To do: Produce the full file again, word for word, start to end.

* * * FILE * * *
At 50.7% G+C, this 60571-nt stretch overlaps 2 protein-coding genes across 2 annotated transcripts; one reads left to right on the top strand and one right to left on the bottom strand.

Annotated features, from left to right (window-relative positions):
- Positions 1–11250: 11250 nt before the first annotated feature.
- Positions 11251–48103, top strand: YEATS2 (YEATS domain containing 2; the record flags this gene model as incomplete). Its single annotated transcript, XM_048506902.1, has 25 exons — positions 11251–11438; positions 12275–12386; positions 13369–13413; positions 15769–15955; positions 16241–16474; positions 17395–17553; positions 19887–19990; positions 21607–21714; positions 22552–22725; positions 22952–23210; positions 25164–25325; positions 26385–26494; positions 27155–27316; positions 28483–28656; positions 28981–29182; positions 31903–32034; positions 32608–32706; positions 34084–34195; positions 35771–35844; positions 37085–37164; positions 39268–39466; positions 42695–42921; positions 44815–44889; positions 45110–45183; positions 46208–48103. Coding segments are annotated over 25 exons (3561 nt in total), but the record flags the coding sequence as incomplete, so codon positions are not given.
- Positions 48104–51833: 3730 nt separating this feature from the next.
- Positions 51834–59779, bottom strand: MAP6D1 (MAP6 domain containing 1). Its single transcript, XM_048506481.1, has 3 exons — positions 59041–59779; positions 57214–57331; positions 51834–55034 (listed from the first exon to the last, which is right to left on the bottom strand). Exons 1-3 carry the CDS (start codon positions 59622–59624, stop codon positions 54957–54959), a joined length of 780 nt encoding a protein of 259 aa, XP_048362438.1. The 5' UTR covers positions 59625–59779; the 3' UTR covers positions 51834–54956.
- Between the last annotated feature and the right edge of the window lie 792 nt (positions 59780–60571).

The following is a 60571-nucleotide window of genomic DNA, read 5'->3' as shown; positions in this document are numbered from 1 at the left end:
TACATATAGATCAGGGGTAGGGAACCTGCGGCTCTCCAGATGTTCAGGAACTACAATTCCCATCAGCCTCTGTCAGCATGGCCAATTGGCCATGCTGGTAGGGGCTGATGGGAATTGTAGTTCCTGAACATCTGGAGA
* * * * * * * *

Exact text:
At 50.7% G+C, this 60571-nt stretch overlaps 2 protein-coding genes across 2 annotated transcripts; one reads left to right on the top strand and one right to left on the bottom strand.

Annotated features, from left to right (window-relative positions):
- Positions 1–11250: 11250 nt before the first annotated feature.
- Positions 11251–48103, top strand: YEATS2 (YEATS domain containing 2; the record flags this gene model as incomplete). Its single annotated transcript, XM_048506902.1, has 25 exons — positions 11251–11438; positions 12275–12386; positions 13369–13413; positions 15769–15955; positions 16241–16474; positions 17395–17553; positions 19887–19990; positions 21607–21714; positions 22552–22725; positions 22952–23210; positions 25164–25325; positions 26385–26494; positions 27155–27316; positions 28483–28656; positions 28981–29182; positions 31903–32034; positions 32608–32706; positions 34084–34195; positions 35771–35844; positions 37085–37164; positions 39268–39466; positions 42695–42921; positions 44815–44889; positions 45110–45183; positions 46208–48103. Coding segments are annotated over 25 exons (3561 nt in total), but the record flags the coding sequence as incomplete, so codon positions are not given.
- Positions 48104–51833: 3730 nt separating this feature from the next.
- Positions 51834–59779, bottom strand: MAP6D1 (MAP6 domain containing 1). Its single transcript, XM_048506481.1, has 3 exons — positions 59041–59779; positions 57214–57331; positions 51834–55034 (listed from the first exon to the last, which is right to left on the bottom strand). Exons 1-3 carry the CDS (start codon positions 59622–59624, stop codon positions 54957–54959), a joined length of 780 nt encoding a protein of 259 aa, XP_048362438.1. The 5' UTR covers positions 59625–59779; the 3' UTR covers positions 51834–54956.
- Between the last annotated feature and the right edge of the window lie 792 nt (positions 59780–60571).

The following is a 60571-nucleotide window of genomic DNA, read 5'->3' as shown; positions in this document are numbered from 1 at the left end:
TACATATAGATCAGGGGTAGGGAACCTGCGGCTCTCCAGATGTTCAGGAACTACAATTCCCATCAGCCTCTGTCAGCATGGCCAATTGGCCATGCTGGTAGGGGCTGATGGGAATTGTAGTTCCTGAACATCTGGAGA